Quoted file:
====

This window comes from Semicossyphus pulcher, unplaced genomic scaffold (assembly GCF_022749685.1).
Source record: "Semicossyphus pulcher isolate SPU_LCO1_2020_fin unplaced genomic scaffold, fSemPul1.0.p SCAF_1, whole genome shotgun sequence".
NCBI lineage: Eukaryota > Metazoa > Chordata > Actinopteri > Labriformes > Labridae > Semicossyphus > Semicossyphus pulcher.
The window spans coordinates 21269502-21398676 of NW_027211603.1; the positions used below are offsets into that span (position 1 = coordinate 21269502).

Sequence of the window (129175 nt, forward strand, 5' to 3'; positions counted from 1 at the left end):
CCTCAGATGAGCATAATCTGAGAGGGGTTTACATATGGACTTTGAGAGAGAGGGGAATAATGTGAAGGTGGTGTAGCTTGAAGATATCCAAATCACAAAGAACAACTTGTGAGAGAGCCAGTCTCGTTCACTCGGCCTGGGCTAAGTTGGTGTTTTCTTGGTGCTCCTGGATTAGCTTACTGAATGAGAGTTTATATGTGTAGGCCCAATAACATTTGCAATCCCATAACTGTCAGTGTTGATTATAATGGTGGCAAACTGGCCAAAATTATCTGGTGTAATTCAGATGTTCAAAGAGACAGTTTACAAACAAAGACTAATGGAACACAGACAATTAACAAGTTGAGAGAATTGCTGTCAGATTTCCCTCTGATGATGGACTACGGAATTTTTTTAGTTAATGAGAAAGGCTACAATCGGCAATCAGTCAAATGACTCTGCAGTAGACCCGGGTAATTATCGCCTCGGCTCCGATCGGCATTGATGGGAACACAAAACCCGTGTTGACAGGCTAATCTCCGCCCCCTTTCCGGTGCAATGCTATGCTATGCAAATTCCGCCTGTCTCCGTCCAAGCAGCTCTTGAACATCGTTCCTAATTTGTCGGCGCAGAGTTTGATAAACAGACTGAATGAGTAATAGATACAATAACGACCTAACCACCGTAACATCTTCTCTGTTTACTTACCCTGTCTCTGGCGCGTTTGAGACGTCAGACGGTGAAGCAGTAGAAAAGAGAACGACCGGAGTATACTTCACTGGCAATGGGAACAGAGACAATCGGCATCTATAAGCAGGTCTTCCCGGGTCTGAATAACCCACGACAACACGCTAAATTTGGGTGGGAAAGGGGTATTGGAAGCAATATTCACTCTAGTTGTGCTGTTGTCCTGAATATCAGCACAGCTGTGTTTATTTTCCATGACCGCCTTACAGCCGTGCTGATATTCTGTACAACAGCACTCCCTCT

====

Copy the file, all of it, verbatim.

This window comes from Semicossyphus pulcher, unplaced genomic scaffold (assembly GCF_022749685.1).
Source record: "Semicossyphus pulcher isolate SPU_LCO1_2020_fin unplaced genomic scaffold, fSemPul1.0.p SCAF_1, whole genome shotgun sequence".
NCBI lineage: Eukaryota > Metazoa > Chordata > Actinopteri > Labriformes > Labridae > Semicossyphus > Semicossyphus pulcher.
The window spans coordinates 21269502-21398676 of NW_027211603.1; the positions used below are offsets into that span (position 1 = coordinate 21269502).

Sequence of the window (129175 nt, forward strand, 5' to 3'; positions counted from 1 at the left end):
CCTCAGATGAGCATAATCTGAGAGGGGTTTACATATGGACTTTGAGAGAGAGGGGAATAATGTGAAGGTGGTGTAGCTTGAAGATATCCAAATCACAAAGAACAACTTGTGAGAGAGCCAGTCTCGTTCACTCGGCCTGGGCTAAGTTGGTGTTTTCTTGGTGCTCCTGGATTAGCTTACTGAATGAGAGTTTATATGTGTAGGCCCAATAACATTTGCAATCCCATAACTGTCAGTGTTGATTATAATGGTGGCAAACTGGCCAAAATTATCTGGTGTAATTCAGATGTTCAAAGAGACAGTTTACAAACAAAGACTAATGGAACACAGACAATTAACAAGTTGAGAGAATTGCTGTCAGATTTCCCTCTGATGATGGACTACGGAATTTTTTTAGTTAATGAGAAAGGCTACAATCGGCAATCAGTCAAATGACTCTGCAGTAGACCCGGGTAATTATCGCCTCGGCTCCGATCGGCATTGATGGGAACACAAAACCCGTGTTGACAGGCTAATCTCCGCCCCCTTTCCGGTGCAATGCTATGCTATGCAAATTCCGCCTGTCTCCGTCCAAGCAGCTCTTGAACATCGTTCCTAATTTGTCGGCGCAGAGTTTGATAAACAGACTGAATGAGTAATAGATACAATAACGACCTAACCACCGTAACATCTTCTCTGTTTACTTACCCTGTCTCTGGCGCGTTTGAGACGTCAGACGGTGAAGCAGTAGAAAAGAGAACGACCGGAGTATACTTCACTGGCAATGGGAACAGAGACAATCGGCATCTATAAGCAGGTCTTCCCGGGTCTGAATAACCCACGACAACACGCTAAATTTGGGTGGGAAAGGGGTATTGGAAGCAATATTCACTCTAGTTGTGCTGTTGTCCTGAATATCAGCACAGCTGTGTTTATTTTCCATGACCGCCTTACAGCCGTGCTGATATTCTGTACAACAGCACTCCCTCT